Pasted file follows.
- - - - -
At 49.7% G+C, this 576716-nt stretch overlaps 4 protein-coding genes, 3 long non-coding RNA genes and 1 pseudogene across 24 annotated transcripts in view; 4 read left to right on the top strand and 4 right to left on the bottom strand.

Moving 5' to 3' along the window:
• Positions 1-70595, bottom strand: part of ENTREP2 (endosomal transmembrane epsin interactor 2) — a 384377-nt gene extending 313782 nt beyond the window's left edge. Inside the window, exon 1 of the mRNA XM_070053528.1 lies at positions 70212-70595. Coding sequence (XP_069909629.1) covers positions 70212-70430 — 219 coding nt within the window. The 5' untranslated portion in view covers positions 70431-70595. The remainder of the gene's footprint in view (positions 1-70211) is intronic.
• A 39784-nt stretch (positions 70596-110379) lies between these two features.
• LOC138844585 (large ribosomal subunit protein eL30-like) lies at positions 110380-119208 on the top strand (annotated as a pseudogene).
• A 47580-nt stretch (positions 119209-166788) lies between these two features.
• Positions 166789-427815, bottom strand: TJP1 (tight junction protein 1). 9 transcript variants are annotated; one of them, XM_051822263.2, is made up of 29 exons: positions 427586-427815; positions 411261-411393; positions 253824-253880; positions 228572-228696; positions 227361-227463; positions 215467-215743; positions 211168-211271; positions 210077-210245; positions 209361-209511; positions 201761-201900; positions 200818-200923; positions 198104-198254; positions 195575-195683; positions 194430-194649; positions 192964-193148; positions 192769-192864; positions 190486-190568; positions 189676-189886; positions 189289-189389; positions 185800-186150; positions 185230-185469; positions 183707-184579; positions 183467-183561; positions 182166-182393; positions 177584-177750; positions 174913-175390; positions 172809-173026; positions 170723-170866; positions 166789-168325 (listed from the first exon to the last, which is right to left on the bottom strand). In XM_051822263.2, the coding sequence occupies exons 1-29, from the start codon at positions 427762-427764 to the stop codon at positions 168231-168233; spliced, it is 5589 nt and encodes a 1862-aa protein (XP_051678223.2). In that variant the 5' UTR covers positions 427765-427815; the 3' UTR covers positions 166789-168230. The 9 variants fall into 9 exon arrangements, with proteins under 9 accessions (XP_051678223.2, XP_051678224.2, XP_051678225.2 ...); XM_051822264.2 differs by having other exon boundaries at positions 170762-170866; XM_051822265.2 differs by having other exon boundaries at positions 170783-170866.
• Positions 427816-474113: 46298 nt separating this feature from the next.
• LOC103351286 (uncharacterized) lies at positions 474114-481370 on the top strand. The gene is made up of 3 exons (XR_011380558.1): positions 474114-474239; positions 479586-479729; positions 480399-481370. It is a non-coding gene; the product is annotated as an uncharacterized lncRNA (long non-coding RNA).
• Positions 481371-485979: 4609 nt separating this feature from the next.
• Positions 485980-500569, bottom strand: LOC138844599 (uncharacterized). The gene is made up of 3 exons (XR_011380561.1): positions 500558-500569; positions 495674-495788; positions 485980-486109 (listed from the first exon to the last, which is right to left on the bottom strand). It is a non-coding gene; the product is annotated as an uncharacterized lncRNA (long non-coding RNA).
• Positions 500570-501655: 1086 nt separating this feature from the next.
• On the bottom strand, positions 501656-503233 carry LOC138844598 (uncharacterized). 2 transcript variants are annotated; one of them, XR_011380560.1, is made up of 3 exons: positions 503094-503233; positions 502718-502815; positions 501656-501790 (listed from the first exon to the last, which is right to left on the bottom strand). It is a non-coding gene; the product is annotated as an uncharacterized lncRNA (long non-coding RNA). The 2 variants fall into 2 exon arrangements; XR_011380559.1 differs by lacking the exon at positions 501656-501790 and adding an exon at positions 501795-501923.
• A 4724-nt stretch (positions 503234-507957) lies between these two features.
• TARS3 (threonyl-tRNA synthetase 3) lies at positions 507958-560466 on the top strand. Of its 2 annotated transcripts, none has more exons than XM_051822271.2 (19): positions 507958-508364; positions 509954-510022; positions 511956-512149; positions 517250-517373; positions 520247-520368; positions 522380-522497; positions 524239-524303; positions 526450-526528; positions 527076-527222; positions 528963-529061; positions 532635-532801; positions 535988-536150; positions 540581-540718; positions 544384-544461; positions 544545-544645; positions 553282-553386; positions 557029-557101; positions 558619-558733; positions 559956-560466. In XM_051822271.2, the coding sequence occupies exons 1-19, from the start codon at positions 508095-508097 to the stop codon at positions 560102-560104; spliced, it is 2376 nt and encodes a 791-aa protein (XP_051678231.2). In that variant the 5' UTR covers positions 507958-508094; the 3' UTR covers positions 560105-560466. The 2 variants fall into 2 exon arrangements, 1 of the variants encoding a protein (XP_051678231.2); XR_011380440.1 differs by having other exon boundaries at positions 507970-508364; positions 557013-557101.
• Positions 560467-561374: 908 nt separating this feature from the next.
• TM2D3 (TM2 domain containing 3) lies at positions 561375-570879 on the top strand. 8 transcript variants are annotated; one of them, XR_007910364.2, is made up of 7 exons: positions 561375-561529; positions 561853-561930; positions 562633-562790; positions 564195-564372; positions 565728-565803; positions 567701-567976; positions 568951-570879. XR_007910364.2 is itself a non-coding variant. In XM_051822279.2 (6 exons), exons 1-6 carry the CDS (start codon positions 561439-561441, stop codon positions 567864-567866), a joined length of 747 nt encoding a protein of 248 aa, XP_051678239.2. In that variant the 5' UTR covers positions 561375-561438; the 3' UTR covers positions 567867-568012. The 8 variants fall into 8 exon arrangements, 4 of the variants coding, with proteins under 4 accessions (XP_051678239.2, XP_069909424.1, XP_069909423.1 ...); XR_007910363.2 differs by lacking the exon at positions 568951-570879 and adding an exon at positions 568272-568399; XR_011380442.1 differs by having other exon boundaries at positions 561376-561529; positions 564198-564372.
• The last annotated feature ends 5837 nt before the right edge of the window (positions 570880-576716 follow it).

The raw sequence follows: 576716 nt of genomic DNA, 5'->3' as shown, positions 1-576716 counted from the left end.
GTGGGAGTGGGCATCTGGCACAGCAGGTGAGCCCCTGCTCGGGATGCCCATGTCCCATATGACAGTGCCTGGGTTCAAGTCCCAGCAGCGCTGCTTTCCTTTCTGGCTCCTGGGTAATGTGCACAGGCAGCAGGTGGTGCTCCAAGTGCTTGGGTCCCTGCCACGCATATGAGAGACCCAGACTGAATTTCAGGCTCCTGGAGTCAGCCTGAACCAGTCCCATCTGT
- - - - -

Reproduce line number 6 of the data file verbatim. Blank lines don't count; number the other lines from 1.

• A 47580-nt stretch (positions 119209-166788) lies between these two features.